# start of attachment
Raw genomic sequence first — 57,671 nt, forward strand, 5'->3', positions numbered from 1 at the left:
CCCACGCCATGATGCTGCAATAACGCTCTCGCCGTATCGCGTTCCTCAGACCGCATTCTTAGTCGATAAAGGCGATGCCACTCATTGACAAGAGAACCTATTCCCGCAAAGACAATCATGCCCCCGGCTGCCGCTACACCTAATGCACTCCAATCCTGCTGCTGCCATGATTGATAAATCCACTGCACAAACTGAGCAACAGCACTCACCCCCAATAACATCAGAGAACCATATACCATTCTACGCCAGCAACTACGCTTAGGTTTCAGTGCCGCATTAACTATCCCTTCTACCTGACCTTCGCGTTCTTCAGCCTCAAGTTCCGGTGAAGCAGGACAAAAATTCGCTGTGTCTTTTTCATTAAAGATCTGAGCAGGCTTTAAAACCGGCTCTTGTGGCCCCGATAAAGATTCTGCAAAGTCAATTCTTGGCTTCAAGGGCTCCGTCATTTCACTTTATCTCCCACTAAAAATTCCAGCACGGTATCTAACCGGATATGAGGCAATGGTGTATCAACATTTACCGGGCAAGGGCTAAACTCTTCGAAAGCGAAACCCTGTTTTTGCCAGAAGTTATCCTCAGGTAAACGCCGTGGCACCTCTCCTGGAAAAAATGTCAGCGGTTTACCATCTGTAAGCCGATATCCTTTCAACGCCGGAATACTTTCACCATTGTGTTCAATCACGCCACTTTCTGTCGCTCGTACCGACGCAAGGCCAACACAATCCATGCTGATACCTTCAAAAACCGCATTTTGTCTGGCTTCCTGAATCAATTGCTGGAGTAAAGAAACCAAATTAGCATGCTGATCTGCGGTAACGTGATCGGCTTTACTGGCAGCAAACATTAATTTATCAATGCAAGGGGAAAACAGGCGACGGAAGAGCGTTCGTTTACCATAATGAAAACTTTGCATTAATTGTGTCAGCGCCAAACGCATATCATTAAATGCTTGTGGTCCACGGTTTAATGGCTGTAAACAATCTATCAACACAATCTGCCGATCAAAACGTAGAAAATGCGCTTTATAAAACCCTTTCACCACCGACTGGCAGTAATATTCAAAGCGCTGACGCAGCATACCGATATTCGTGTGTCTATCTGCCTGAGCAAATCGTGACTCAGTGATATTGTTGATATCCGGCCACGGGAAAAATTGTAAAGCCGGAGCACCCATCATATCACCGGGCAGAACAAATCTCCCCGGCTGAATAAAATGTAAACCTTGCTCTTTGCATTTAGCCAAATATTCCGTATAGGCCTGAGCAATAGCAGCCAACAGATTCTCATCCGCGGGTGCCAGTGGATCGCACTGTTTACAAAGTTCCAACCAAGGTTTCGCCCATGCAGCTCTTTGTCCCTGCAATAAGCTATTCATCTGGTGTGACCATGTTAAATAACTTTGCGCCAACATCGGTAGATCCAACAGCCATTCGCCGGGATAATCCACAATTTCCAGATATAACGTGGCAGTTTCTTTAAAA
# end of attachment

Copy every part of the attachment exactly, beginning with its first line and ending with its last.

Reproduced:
Raw genomic sequence first — 57,671 nt, forward strand, 5'->3', positions numbered from 1 at the left:
CCCACGCCATGATGCTGCAATAACGCTCTCGCCGTATCGCGTTCCTCAGACCGCATTCTTAGTCGATAAAGGCGATGCCACTCATTGACAAGAGAACCTATTCCCGCAAAGACAATCATGCCCCCGGCTGCCGCTACACCTAATGCACTCCAATCCTGCTGCTGCCATGATTGATAAATCCACTGCACAAACTGAGCAACAGCACTCACCCCCAATAACATCAGAGAACCATATACCATTCTACGCCAGCAACTACGCTTAGGTTTCAGTGCCGCATTAACTATCCCTTCTACCTGACCTTCGCGTTCTTCAGCCTCAAGTTCCGGTGAAGCAGGACAAAAATTCGCTGTGTCTTTTTCATTAAAGATCTGAGCAGGCTTTAAAACCGGCTCTTGTGGCCCCGATAAAGATTCTGCAAAGTCAATTCTTGGCTTCAAGGGCTCCGTCATTTCACTTTATCTCCCACTAAAAATTCCAGCACGGTATCTAACCGGATATGAGGCAATGGTGTATCAACATTTACCGGGCAAGGGCTAAACTCTTCGAAAGCGAAACCCTGTTTTTGCCAGAAGTTATCCTCAGGTAAACGCCGTGGCACCTCTCCTGGAAAAAATGTCAGCGGTTTACCATCTGTAAGCCGATATCCTTTCAACGCCGGAATACTTTCACCATTGTGTTCAATCACGCCACTTTCTGTCGCTCGTACCGACGCAAGGCCAACACAATCCATGCTGATACCTTCAAAAACCGCATTTTGTCTGGCTTCCTGAATCAATTGCTGGAGTAAAGAAACCAAATTAGCATGCTGATCTGCGGTAACGTGATCGGCTTTACTGGCAGCAAACATTAATTTATCAATGCAAGGGGAAAACAGGCGACGGAAGAGCGTTCGTTTACCATAATGAAAACTTTGCATTAATTGTGTCAGCGCCAAACGCATATCATTAAATGCTTGTGGTCCACGGTTTAATGGCTGTAAACAATCTATCAACACAATCTGCCGATCAAAACGTAGAAAATGCGCTTTATAAAACCCTTTCACCACCGACTGGCAGTAATATTCAAAGCGCTGACGCAGCATACCGATATTCGTGTGTCTATCTGCCTGAGCAAATCGTGACTCAGTGATATTGTTGATATCCGGCCACGGGAAAAATTGTAAAGCCGGAGCACCCATCATATCACCGGGCAGAACAAATCTCCCCGGCTGAATAAAATGTAAACCTTGCTCTTTGCATTTAGCCAAATATTCCGTATAGGCCTGAGCAATAGCAGCCAACAGATTCTCATCCGCGGGTGCCAGTGGATCGCACTGTTTACAAAGTTCCAACCAAGGTTTCGCCCATGCAGCTCTTTGTCCCTGCAATAAGCTATTCATCTGGTGTGACCATGTTAAATAACTTTGCGCCAACATCGGTAGATCCAACAGCCATTCGCCGGGATAATCCACAATTTCCAGATATAACGTGGCAGTTTCTTTAAAA